Before our Shootout if you told me that the Aetos at under two hundred bucks would score within a half point overall with the Sage Salt I would have told you that you were nuts.  But now this is reality!   It’s not that the Sage is so bad, it is more the fact that the Aetos is so good.   Originally derived from the Hardy Gray’s rods, the Aetos has a very nice fast action, is nice and light in overall weight and had consistently good scores across the board in performance.  The Fenwick Aetos IS the winner for our best inexpensive rod in our Shootout.  Yeah, the BVK is better, but it is going to cost you another hundred bucks at $280 and you’ll have to pay another $30 to get a decent hard case.

 

The Aetos is an attractive rod finished in a deep midnight blue with black wraps.  They are using a full wells pre-formed grip and the quality of the cork is pretty crappy but what do you expect for such a pittance?   The reel seat is nothing of beauty either, but it is certainly functional.  A plain double uplock anodized seat with a short fighting butt is used.  The stripping guides are pretty weird looking SiC’s but they will get the job done.  The rest are large diameter black chrome snake guides that look good.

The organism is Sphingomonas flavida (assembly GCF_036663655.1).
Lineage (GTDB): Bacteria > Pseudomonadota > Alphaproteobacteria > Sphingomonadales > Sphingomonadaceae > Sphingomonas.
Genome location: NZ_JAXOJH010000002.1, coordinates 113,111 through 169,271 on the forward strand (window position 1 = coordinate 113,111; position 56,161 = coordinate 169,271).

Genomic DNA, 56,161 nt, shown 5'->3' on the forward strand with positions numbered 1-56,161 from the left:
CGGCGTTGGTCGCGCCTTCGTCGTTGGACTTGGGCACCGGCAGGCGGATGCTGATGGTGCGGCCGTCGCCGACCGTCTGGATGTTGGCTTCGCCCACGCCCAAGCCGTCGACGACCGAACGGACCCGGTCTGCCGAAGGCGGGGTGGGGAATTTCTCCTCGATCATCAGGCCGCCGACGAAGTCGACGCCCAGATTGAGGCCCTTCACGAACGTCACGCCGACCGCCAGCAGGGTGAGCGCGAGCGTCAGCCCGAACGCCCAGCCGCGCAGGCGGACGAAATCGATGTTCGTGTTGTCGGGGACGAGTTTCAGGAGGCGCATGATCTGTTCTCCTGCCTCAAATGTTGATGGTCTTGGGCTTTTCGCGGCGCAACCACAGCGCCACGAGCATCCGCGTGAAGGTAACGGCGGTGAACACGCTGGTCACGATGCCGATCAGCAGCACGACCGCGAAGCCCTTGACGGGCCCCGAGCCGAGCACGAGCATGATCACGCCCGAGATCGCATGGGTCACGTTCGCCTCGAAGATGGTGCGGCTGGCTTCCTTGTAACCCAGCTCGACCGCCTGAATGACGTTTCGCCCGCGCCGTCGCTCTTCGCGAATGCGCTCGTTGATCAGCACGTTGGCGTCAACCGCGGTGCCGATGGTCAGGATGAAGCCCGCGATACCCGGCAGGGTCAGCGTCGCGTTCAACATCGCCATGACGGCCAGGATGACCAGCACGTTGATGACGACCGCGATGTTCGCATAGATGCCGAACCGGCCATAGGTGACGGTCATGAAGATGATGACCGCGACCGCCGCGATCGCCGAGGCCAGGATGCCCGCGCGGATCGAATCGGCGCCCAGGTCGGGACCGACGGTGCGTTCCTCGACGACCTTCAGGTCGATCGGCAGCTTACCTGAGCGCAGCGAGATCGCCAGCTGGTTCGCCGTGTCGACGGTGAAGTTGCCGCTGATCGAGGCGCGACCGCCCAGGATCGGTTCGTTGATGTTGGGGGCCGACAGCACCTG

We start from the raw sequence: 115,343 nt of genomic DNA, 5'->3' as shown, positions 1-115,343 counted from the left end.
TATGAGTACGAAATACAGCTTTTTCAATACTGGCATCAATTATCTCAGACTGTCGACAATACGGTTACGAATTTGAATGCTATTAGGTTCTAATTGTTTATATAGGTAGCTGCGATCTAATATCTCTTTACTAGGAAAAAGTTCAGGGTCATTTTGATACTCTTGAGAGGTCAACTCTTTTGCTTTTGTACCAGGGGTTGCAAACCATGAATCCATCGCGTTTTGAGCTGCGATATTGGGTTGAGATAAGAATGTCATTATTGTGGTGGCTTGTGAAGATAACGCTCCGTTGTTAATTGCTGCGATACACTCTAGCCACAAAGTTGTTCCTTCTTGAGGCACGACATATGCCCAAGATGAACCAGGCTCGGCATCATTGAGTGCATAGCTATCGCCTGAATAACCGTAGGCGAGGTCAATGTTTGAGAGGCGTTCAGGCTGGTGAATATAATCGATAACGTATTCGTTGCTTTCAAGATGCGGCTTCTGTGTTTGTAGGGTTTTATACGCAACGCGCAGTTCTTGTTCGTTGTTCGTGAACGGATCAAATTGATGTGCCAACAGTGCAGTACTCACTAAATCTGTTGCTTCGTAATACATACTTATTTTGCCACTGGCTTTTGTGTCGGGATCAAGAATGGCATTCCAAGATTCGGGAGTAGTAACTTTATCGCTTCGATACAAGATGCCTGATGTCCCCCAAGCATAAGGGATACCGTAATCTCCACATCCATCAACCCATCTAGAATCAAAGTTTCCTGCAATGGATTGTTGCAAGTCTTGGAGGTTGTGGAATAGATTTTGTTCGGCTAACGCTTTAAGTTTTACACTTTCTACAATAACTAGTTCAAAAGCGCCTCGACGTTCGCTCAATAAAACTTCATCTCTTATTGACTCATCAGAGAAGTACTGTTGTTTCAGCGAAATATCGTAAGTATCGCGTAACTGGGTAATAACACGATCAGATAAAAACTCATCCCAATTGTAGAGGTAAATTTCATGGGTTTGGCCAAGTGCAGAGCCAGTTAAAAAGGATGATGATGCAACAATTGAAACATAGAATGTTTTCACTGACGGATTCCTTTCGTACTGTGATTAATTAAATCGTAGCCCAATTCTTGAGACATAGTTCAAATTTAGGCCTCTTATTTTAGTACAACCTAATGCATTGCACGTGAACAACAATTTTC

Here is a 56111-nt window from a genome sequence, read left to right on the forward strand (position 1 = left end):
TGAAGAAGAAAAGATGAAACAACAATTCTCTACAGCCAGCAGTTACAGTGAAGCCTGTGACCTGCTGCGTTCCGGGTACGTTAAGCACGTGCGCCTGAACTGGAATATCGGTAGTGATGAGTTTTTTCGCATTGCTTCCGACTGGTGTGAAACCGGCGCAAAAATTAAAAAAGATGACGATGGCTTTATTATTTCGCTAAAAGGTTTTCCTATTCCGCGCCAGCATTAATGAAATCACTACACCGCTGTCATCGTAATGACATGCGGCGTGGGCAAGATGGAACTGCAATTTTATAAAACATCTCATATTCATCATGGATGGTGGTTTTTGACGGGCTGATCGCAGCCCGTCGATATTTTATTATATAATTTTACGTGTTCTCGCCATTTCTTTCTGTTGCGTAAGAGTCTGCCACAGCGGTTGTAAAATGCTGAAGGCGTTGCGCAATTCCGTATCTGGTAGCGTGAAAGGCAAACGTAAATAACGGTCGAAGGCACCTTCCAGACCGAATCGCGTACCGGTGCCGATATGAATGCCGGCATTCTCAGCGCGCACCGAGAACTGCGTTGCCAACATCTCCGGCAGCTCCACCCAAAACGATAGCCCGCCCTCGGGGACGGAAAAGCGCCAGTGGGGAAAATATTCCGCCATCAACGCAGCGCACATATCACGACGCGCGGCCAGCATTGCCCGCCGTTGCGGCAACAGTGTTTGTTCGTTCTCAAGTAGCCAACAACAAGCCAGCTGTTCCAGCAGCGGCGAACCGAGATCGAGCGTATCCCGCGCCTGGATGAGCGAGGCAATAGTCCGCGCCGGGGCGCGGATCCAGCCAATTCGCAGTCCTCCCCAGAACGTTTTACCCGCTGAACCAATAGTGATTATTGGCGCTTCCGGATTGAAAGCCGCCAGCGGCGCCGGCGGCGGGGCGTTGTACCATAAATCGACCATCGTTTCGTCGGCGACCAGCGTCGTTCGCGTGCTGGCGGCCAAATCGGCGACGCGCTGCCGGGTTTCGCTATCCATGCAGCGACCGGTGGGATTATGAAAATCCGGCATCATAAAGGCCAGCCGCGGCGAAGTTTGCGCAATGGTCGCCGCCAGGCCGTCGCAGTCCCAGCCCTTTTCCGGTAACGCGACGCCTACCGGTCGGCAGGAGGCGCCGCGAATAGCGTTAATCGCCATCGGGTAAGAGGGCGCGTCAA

George’s casting notes:

 

Performance at 35 feet:  18.5 points out of 20

Good, but nothing more.  And not much feel when I was comparing it with the Recon.

  

Performance at 60 feet:  18.5 points out of 20

Not even close to the BVK!   It felt mushy compared to the crisp feeling of the BVK.  Swing weight was fairly heavy too. 

  

Performance at 80 feet: 18.5 points out of 20

Again the BVK was a lot better at long range but the Aetos is certainly acceptable and turns in a pretty solid performance for a cheap rod. 

 

Performance at 100 feet: 18 points out of 20

Yes, the Aetos will throw long, but you’ll have to work for it and not have much wind to deal with. 

 

 

#9-tie   Loop Cross S1               9 foot #8            $765.00 

Loop Cross S1

buy now

Loop Cross S1 

Here is a rod that has a big following in Europe and I’m surprised that it finished this far back in the pack.   It is a nice looking rod in a subtle flat black finish with jet-black wraps.  Excellent craftsmanship throughout.  The thing that kills it for me is the lack of short distance feel or accuracy.  The tip of this rod is just way too stiff.  At mid to long range it was much better.  This is another rod that utilizes the 3M nano silica resin, so it is going to be strong.